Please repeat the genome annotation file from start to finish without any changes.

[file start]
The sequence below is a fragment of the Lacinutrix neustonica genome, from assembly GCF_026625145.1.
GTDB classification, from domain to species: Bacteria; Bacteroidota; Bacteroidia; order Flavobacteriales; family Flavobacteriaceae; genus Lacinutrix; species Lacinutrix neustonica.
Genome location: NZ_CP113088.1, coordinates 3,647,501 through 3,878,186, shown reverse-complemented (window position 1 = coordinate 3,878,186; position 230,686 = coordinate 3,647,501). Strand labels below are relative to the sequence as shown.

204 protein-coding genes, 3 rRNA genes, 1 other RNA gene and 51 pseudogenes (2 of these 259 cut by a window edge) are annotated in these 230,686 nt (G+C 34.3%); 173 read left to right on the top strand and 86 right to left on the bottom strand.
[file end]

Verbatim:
The sequence below is a fragment of the Lacinutrix neustonica genome, from assembly GCF_026625145.1.
GTDB classification, from domain to species: Bacteria; Bacteroidota; Bacteroidia; order Flavobacteriales; family Flavobacteriaceae; genus Lacinutrix; species Lacinutrix neustonica.
Genome location: NZ_CP113088.1, coordinates 3,647,501 through 3,878,186, shown reverse-complemented (window position 1 = coordinate 3,878,186; position 230,686 = coordinate 3,647,501). Strand labels below are relative to the sequence as shown.

204 protein-coding genes, 3 rRNA genes, 1 other RNA gene and 51 pseudogenes (2 of these 259 cut by a window edge) are annotated in these 230,686 nt (G+C 34.3%); 173 read left to right on the top strand and 86 right to left on the bottom strand.